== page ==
From British subjects to Australian values: a citizenship-building approach to Australia–Asia relations
Jayasuriya, K. (2008) From British subjects to Australian values: a citizenship-building approach to Australia–Asia relations. Contemporary Politics, 14 (4). pp. 479-495.
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Australia–Asia relations are inextricably bound up with the development of notions of statehood and citizenship. The argument advanced here is that the way a state acts within the international community markedly determines how it relates to its own citizens. Here we suggest that the continuing and politically resonant idea of Australia as a ‘middle power’ is a crucial thread that links the international and national dimensions of citizenship building. From the very beginning of Federation, the contingent sovereignty of the new Australian Commonwealth in the imperial order became necessarily entangled with debate over national political institutions and citizenship building. Long after the end of the British Empire, the notion of middle power politics has determined the nature and shape of citizenship building. These statecraft projects of ‘citizenship building’ are profoundly shaped, determined and reinforced by the institutions and policies of regional engagement. We explore this framework through three critical junctures of domestic and external policy:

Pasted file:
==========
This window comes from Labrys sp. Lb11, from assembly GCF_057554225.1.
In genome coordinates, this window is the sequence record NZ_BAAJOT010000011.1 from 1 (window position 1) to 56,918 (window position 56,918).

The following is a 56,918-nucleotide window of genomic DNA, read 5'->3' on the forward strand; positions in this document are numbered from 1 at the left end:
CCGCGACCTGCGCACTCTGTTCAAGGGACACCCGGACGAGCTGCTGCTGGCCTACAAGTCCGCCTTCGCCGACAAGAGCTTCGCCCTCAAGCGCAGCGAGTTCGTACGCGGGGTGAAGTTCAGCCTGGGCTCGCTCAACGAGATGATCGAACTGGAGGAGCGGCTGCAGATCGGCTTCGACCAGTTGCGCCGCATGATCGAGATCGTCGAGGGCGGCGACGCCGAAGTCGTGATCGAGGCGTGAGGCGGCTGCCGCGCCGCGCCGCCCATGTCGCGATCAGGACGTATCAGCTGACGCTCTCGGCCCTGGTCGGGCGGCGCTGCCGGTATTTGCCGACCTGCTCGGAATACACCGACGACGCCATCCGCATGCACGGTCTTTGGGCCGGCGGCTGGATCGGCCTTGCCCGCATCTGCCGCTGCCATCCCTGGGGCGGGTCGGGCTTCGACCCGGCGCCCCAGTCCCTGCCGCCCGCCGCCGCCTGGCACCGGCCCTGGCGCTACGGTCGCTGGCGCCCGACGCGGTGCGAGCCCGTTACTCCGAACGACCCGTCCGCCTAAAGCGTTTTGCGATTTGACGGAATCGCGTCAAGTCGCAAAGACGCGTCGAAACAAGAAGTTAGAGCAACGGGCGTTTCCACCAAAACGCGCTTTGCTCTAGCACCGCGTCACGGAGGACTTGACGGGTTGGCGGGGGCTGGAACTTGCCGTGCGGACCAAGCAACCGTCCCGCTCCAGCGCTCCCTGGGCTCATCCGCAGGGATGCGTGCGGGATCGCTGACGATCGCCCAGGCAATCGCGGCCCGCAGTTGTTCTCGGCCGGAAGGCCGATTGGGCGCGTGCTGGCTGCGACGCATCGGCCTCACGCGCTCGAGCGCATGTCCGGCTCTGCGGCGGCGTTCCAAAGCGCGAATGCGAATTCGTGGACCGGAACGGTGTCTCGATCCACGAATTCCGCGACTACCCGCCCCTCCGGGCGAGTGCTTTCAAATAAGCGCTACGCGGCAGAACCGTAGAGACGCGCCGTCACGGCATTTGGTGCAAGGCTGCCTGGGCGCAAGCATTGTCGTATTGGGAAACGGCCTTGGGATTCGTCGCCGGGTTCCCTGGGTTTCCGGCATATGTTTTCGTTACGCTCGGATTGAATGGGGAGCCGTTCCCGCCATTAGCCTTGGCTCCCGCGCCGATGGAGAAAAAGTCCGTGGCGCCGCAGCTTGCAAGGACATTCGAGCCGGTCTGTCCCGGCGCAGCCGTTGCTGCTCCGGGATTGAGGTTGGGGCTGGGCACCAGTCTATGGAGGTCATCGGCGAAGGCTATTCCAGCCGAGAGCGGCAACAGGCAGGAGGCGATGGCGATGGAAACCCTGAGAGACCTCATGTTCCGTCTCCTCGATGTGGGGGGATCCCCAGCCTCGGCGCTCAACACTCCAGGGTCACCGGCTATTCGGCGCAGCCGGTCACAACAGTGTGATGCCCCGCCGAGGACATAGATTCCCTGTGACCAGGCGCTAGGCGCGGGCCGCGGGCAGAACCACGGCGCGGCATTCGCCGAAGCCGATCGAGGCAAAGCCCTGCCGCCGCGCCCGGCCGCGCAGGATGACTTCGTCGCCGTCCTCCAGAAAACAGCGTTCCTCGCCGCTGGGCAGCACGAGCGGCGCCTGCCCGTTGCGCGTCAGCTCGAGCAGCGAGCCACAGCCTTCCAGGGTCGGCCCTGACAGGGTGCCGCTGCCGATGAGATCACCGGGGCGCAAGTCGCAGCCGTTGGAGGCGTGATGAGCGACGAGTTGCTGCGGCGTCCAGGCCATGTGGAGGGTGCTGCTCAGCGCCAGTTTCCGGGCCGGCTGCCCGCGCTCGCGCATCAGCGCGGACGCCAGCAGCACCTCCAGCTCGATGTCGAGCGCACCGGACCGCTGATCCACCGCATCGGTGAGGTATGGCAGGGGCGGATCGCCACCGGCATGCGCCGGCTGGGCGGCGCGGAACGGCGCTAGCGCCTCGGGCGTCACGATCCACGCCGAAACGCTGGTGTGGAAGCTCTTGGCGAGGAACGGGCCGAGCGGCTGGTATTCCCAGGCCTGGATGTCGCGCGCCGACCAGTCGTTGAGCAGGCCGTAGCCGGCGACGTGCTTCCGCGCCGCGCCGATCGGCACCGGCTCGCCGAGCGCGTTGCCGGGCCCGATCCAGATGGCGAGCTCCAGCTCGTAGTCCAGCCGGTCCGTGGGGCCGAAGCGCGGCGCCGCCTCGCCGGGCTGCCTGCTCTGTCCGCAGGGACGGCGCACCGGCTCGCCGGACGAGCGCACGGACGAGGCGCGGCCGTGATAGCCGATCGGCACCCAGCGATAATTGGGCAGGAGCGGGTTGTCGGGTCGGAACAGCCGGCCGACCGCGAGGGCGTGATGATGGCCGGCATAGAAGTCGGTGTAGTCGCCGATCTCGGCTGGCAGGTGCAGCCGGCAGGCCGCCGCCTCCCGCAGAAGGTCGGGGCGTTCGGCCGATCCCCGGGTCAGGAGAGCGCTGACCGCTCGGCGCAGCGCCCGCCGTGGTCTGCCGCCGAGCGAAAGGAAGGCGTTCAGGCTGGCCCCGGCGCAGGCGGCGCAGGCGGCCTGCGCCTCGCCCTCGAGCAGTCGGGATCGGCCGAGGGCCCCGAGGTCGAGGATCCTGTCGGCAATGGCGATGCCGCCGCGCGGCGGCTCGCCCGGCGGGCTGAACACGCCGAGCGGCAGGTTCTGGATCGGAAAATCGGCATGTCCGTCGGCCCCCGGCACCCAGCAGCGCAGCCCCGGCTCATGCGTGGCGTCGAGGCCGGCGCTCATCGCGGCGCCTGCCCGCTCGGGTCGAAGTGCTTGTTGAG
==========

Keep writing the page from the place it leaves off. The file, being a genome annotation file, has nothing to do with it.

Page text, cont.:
1. the emergence of dominion status on the basis of a common racial and cultural identity within the empire in the first half of the century;
2. the developing notion of a good international citizen during the Hawke and Keating period;
3. the invocation of Australian values by John Howard.
|Publication Type:||Journal Article|
|Murdoch Affiliation:||Asia Research Centre|
|Publisher:||Routledge as part of the Taylor and Francis Group|
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